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Buffalo State Hosts 17th Annual Invitational Iron Pour

Posted: November 29, 2007
On a cold November weekend on campus, Kenneth Payne, professor of fine arts, directed sculpture students from six colleges and independent artists from the United States and Canada in the pouring of 4,000 pounds of molten iron into more than 100 sculpture molds that soon became fascinating works of art.

The Invitational Iron Pour, held Nov. 17, was started 16 years ago by Payne to give students an opportunity to turn their sculpture designs from mold into image. At the time, there were only four such events on campuses nationwide. Today, as cast iron sculpture has grown in popularity, pours have become more prevalent, but Buffalo State College’s is still considered one of the best.

“The academic goal is to give students an opportunity to cast their work,” said Payne. “But, it’s much more than that. It’s a primordial ritual with magnificent objects being born out of molten metal and raging fire as everyone participants or stands witness to the creation. It’s an amazing sight and experience.”

As Payne’s international reputation as a sculptor has grown, so have the pours. This year, students came from Alfred University, the Rochester Institute of Technology, the School of the Art Institute of Chicago, Ramapo College of New Jersey, and William Patterson University, also in New Jersey.

In the past 10 years, Payne has created 12 large-scale sculptures in nine countries. If you happen to be in Finland and it’s the 15th hour of seemingly endless daylight, you can take refuge in a 16-foot-tall sculpture called Night, one of Payne’s latest creations.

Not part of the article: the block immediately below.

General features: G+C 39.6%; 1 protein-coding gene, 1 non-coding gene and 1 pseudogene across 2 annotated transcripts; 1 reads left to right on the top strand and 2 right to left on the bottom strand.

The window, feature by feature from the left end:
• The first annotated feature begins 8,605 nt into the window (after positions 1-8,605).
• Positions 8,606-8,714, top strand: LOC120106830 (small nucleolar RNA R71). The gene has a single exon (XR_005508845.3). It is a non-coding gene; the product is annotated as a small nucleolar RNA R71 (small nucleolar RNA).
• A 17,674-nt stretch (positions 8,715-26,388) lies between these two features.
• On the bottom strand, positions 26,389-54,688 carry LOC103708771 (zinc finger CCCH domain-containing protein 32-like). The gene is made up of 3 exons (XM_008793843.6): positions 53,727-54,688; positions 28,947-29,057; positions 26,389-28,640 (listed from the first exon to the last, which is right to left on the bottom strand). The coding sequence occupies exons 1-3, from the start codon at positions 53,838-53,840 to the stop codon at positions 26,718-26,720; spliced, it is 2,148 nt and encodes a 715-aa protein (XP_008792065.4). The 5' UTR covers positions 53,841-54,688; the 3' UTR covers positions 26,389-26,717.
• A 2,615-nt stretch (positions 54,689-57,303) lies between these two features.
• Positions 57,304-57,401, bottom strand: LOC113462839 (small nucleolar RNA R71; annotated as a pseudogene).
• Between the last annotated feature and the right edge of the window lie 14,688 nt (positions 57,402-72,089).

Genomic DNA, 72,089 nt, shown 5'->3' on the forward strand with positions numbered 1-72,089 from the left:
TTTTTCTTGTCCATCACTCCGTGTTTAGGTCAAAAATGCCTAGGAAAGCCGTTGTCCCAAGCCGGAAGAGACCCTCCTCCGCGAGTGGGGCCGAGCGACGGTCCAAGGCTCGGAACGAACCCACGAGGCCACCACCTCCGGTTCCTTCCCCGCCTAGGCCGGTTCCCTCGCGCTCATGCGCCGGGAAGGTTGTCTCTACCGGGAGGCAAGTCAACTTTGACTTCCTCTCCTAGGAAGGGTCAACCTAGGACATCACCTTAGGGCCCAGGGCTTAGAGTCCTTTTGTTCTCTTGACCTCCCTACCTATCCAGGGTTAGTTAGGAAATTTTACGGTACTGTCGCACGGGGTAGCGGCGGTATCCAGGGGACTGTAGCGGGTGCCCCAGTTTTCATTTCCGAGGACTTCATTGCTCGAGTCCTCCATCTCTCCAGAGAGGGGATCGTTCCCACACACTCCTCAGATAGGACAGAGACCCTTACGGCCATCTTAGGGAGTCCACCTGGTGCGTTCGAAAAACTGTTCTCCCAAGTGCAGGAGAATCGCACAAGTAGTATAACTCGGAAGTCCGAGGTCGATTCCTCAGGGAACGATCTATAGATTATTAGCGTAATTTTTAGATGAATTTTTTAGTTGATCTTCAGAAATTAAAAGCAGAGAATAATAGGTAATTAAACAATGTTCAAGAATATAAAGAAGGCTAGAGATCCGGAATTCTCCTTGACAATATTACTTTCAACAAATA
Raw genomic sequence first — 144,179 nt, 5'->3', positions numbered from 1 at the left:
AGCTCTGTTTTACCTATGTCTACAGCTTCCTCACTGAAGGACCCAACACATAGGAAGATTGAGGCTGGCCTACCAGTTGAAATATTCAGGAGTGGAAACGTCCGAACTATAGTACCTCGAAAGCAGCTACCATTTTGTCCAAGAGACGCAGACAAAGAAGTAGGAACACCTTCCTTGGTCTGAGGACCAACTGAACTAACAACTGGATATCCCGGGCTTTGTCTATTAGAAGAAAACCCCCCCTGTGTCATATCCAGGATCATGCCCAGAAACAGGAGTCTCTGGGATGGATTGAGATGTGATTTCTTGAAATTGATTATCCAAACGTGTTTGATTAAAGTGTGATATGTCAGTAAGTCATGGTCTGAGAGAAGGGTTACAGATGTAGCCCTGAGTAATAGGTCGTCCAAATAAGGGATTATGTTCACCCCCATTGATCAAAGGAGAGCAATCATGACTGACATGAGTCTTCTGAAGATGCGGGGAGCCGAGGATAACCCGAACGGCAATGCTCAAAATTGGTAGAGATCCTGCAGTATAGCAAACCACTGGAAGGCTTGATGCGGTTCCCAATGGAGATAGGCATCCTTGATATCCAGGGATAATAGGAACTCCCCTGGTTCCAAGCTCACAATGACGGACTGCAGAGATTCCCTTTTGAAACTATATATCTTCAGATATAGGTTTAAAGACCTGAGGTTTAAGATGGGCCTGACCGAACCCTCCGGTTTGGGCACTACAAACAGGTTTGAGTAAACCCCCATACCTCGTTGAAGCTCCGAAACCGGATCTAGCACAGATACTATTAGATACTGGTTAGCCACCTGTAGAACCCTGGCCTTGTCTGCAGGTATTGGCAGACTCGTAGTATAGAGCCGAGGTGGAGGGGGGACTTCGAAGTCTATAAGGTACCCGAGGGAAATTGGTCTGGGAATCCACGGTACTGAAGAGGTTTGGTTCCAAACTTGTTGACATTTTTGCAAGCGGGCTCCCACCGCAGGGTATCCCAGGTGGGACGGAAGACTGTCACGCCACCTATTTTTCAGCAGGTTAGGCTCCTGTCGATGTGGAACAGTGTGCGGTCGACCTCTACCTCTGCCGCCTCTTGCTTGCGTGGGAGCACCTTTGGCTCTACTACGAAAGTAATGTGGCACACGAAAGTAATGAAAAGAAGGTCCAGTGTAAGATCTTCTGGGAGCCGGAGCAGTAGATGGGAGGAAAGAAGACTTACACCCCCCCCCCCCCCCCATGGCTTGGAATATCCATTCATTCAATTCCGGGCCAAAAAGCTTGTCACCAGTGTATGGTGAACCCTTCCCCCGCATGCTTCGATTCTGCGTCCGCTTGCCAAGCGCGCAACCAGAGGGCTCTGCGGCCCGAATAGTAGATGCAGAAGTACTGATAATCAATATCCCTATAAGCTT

The cast iron sculpture is suggestive of a huge black raven. Visitors enter the dark, mysterious center, which is a domed space created by the arch of outstretched wings. When they do, says Payne, “they are enveloped by a starry night.” Bits of colored glass pierce the underside of the black wings.

“Sculpture is a battle about an object and whether it is valid or not,” says Payne who works in iron, stone, brick, wind, ice and fire to create his sculptures. “In the past, artisans used traditional materials and tried to explode the presentation. Today, nontraditional materials are used to make a statement.”

After an idea is conceived and a commission won, Payne works with a foundry near the installation site to transform his concepts. For Night, he spent three years developing the vision, landed the commission, and then worked with a Helsinki foundry to craft the 8,000-pound cast iron sculpture, which graces a city park.

Payne came to Buffalo State College in 1990 from the Midwest, where he lived in Milwaukee and had galleries in Chicago. That transition is marked by another benchmark in his career: Payne re-created an 18th-century pre-melting furnace prized by artisans for its portability but lost to history. He now lectures throughout the world on the furnace. His original re-creation and three variations are enviable resources on the Buffalo State College campus.

Payne’s students benefit from the furnace, as well as his contacts in the international “iron community.” Over the years, they have traveled to numerous countries, including Russia, Hungary, Finland, and Israel, and have presented and participated in major conferences throughout the world. Alums of the Buffalo State sculpture program can be found in major institutions, galleries and companies across the United States.
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